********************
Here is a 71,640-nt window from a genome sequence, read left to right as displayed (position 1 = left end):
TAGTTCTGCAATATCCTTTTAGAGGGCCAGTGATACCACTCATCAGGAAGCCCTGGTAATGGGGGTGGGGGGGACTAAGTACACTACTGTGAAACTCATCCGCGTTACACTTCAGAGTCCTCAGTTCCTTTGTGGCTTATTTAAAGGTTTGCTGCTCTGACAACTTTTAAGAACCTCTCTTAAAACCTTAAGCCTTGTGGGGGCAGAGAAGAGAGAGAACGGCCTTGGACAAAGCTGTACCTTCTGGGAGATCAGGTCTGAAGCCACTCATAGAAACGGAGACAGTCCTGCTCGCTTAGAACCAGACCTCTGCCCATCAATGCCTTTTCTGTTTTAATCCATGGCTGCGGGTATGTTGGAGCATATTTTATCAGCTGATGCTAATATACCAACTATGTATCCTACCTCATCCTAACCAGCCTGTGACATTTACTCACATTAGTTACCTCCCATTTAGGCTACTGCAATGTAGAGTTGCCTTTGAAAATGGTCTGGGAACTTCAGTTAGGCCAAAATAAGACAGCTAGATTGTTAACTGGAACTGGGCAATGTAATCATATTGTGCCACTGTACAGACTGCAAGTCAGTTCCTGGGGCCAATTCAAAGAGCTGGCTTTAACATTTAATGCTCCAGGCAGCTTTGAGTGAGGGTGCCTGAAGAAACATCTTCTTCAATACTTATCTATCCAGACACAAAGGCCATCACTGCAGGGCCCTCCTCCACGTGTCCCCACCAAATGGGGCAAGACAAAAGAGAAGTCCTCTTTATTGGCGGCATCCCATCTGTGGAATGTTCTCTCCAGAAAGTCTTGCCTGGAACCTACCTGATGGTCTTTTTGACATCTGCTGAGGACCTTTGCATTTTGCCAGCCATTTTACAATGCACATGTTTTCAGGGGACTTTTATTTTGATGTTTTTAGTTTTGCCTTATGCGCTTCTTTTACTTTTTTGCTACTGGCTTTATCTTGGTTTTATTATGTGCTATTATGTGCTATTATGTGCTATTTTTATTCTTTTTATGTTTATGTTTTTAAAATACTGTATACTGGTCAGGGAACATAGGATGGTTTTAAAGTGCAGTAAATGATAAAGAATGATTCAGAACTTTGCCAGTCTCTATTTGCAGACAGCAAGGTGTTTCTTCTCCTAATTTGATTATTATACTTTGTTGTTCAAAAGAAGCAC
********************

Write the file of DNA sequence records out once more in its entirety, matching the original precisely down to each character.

Here is a 71,640-nt window from a genome sequence, read left to right as displayed (position 1 = left end):
TAGTTCTGCAATATCCTTTTAGAGGGCCAGTGATACCACTCATCAGGAAGCCCTGGTAATGGGGGTGGGGGGGACTAAGTACACTACTGTGAAACTCATCCGCGTTACACTTCAGAGTCCTCAGTTCCTTTGTGGCTTATTTAAAGGTTTGCTGCTCTGACAACTTTTAAGAACCTCTCTTAAAACCTTAAGCCTTGTGGGGGCAGAGAAGAGAGAGAACGGCCTTGGACAAAGCTGTACCTTCTGGGAGATCAGGTCTGAAGCCACTCATAGAAACGGAGACAGTCCTGCTCGCTTAGAACCAGACCTCTGCCCATCAATGCCTTTTCTGTTTTAATCCATGGCTGCGGGTATGTTGGAGCATATTTTATCAGCTGATGCTAATATACCAACTATGTATCCTACCTCATCCTAACCAGCCTGTGACATTTACTCACATTAGTTACCTCCCATTTAGGCTACTGCAATGTAGAGTTGCCTTTGAAAATGGTCTGGGAACTTCAGTTAGGCCAAAATAAGACAGCTAGATTGTTAACTGGAACTGGGCAATGTAATCATATTGTGCCACTGTACAGACTGCAAGTCAGTTCCTGGGGCCAATTCAAAGAGCTGGCTTTAACATTTAATGCTCCAGGCAGCTTTGAGTGAGGGTGCCTGAAGAAACATCTTCTTCAATACTTATCTATCCAGACACAAAGGCCATCACTGCAGGGCCCTCCTCCACGTGTCCCCACCAAATGGGGCAAGACAAAAGAGAAGTCCTCTTTATTGGCGGCATCCCATCTGTGGAATGTTCTCTCCAGAAAGTCTTGCCTGGAACCTACCTGATGGTCTTTTTGACATCTGCTGAGGACCTTTGCATTTTGCCAGCCATTTTACAATGCACATGTTTTCAGGGGACTTTTATTTTGATGTTTTTAGTTTTGCCTTATGCGCTTCTTTTACTTTTTTGCTACTGGCTTTATCTTGGTTTTATTATGTGCTATTATGTGCTATTATGTGCTATTTTTATTCTTTTTATGTTTATGTTTTTAAAATACTGTATACTGGTCAGGGAACATAGGATGGTTTTAAAGTGCAGTAAATGATAAAGAATGATTCAGAACTTTGCCAGTCTCTATTTGCAGACAGCAAGGTGTTTCTTCTCCTAATTTGATTATTATACTTTGTTGTTCAAAAGAAGCAC